Tuesday, March 27, 2012

Kampot River Cleanup

Next I would like to tell everyone about a very successful week I had in March.

I had my official site visit by my country director and program director on March 12.  They got to come and see my site and talk to my counterparts and school directors and things went pretty well.  Then they discovered that Jen and Jake, a married couple in Kampot (provincial town), had helped plan a river clean up with some of the expats and the governor.  Well my program manager (PM) caught wind of this and offered to give me a ride.  On the way down we spoke a little about the scope of the project and at the time I didn’t know how involved of a process it had been but thank god for Jen because she coordinated so much of the whole operation.

The next day, March 13, I woke up around 545 got to the river front to help set up all the tents and table and get everything ready for the 200 volunteers we were expecting.

Organizing 200 people is a pretty daunting task, however after the Governor discovered the operation we had a little over 400 people show up and offer their volunteer services.  This of course put a bit of a stretch on our supplies seeming as we had enough plastic gloves for 300 and the kids kept playing grab ass and breaking them, then of course they wanted new ones.

Despite the turnout doubling our expectations we managed to field a pretty successful day, Jen and a few other volunteers were in charge of the groups that would stay on the land and clean up the riverside, and myself and Katy Strong took to the high seas of the mighty Kampot River.  The Cambodian Journal, an English newspaper in Phnom Penh even sent a representative and photographer down for the event.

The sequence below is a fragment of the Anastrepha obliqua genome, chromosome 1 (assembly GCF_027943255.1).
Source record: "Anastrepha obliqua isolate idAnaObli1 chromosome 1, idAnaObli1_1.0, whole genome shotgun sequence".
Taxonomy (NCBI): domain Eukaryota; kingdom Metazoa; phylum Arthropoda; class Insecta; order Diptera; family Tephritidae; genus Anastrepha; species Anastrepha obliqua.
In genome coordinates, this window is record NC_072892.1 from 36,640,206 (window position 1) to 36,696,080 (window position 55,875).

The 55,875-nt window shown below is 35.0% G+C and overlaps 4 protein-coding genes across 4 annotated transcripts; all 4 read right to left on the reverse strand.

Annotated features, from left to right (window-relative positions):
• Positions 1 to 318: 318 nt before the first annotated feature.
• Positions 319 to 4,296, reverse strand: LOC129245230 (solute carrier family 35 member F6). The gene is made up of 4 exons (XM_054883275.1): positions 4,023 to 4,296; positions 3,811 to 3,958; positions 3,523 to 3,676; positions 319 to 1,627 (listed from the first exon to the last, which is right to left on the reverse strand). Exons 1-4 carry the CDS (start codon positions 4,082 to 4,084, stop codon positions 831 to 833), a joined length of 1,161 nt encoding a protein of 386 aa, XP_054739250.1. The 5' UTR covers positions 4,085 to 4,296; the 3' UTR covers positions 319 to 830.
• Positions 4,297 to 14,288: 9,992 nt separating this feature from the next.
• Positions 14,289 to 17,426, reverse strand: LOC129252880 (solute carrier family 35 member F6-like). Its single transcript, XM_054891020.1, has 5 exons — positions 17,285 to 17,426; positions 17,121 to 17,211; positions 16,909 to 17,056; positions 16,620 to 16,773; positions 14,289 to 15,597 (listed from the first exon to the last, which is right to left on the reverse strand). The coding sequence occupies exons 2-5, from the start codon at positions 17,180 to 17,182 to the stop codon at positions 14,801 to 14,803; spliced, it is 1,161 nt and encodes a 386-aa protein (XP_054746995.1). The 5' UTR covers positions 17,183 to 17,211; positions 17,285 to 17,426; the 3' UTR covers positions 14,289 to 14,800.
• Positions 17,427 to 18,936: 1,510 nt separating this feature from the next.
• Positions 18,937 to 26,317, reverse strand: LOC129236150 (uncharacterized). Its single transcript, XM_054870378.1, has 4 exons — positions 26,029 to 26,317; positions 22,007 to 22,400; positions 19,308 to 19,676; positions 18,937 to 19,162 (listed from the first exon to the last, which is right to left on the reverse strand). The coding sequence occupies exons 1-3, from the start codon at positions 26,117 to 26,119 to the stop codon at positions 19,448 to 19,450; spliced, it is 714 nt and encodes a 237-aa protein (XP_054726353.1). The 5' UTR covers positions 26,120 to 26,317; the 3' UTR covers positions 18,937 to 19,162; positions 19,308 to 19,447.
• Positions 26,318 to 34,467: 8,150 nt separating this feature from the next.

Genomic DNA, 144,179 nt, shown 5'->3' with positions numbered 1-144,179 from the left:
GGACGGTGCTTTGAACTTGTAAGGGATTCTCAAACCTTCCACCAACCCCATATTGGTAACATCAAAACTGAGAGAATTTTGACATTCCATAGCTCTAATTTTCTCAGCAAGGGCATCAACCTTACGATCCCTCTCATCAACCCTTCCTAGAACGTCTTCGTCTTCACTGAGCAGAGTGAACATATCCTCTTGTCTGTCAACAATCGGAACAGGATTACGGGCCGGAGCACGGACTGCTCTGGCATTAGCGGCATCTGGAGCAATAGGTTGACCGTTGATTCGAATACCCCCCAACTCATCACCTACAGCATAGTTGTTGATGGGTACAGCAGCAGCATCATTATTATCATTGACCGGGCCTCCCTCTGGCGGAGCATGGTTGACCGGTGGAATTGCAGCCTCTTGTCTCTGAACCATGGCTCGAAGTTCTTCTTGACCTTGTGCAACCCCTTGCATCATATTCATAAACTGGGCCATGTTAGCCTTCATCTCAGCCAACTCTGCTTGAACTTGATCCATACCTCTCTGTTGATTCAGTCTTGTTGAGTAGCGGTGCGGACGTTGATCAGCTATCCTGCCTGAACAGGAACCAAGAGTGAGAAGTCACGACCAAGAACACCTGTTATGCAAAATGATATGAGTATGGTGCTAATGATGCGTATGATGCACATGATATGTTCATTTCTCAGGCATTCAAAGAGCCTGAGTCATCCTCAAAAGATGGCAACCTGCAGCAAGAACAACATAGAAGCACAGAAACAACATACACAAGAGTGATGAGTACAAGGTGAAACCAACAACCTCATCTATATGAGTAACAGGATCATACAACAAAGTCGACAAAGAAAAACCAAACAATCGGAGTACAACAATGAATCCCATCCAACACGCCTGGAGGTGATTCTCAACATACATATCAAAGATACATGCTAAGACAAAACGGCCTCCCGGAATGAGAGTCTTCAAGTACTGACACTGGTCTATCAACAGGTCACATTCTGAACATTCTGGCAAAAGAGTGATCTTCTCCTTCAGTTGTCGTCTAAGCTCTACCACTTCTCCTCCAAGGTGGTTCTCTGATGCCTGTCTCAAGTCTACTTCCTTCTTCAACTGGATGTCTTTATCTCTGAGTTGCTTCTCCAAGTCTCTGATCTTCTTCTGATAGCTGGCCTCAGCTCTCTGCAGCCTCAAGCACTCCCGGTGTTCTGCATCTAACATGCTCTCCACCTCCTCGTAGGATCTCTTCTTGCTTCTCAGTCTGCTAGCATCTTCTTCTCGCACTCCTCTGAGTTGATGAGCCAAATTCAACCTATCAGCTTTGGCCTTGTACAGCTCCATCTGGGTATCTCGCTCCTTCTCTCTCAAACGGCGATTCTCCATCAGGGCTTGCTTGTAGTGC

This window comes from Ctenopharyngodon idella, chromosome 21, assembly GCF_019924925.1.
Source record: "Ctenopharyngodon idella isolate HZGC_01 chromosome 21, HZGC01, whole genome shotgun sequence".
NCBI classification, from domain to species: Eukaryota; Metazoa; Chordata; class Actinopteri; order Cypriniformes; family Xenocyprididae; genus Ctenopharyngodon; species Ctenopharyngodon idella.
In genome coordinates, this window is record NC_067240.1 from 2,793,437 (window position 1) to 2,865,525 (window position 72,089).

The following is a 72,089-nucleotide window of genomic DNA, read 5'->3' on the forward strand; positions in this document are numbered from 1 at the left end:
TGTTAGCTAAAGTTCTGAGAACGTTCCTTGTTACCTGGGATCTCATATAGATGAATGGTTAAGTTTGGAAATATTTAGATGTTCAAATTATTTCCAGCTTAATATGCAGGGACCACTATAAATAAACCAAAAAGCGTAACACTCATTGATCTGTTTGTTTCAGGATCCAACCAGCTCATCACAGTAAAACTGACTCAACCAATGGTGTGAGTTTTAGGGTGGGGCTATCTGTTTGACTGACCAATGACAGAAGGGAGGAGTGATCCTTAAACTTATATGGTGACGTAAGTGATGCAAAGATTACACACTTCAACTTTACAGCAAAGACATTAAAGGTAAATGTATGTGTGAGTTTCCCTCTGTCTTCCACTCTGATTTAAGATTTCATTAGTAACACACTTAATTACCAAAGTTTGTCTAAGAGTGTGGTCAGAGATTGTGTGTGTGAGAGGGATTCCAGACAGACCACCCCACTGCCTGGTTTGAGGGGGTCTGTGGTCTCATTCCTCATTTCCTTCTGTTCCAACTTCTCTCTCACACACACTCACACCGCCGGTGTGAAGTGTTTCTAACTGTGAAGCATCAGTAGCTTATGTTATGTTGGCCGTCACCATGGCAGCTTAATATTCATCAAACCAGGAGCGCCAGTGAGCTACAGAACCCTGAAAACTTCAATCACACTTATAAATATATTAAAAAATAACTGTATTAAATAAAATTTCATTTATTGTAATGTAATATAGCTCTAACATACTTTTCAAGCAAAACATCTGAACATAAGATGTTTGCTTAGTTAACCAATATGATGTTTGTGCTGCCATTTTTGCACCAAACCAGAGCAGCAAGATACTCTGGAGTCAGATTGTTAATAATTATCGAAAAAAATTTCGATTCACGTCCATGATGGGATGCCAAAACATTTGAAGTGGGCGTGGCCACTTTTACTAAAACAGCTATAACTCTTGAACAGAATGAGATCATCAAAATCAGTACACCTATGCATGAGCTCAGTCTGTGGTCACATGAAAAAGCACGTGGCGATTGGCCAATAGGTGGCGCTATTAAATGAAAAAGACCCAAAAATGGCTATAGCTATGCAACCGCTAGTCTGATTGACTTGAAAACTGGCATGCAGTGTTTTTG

Anyway, the cleanup was a wild success and everyone got to enjoy some free lunch afterward and, not to toot our horns too much, the river did look a lot cleaner after we had finished picking up the garbage.  There was something peculiar that did happen during the cleanup however.  When we climbed out of our boat onto a grassy shoreline some of the children I was in charge of began to clean up the biodegradable material, and I had to basically give them a lesson right there on what went inside the garbage bags and what we could leave behind.

After this experience I decided to do some research within one of my classes to discover exactly what they thought was garbage and what they thought was otherwise.  It made more sense to me after one of my students described that the dead leafs and coconut shells were brown and ugly, and the plastic bags were colorful and beautiful.

Well that’s all for me for now, on April 6th I will be heading to Ho Chi Minh City (or Saigon for all you AMERICANS) to spend a few days in city and surrounding mountains finally making my way to the beach around the 15th for some R&R. I also have about a month and a half off from school because of Khmer New Year and the Kampot Sports Tournament.  Thank you for reading and I appreciate the patience in between the recent posts.

Wedding Season

Wedding Season in Cambodia is a very special and hectic time for a volunteer.  Along with the usual workload you must budget your time between keeping up relations by attending weddings that can last up to 20 hours.  Okay so as a foreigner unless you have some relative in the wedding you can usually get by showing up for the reception, but it still can be quite exhausting.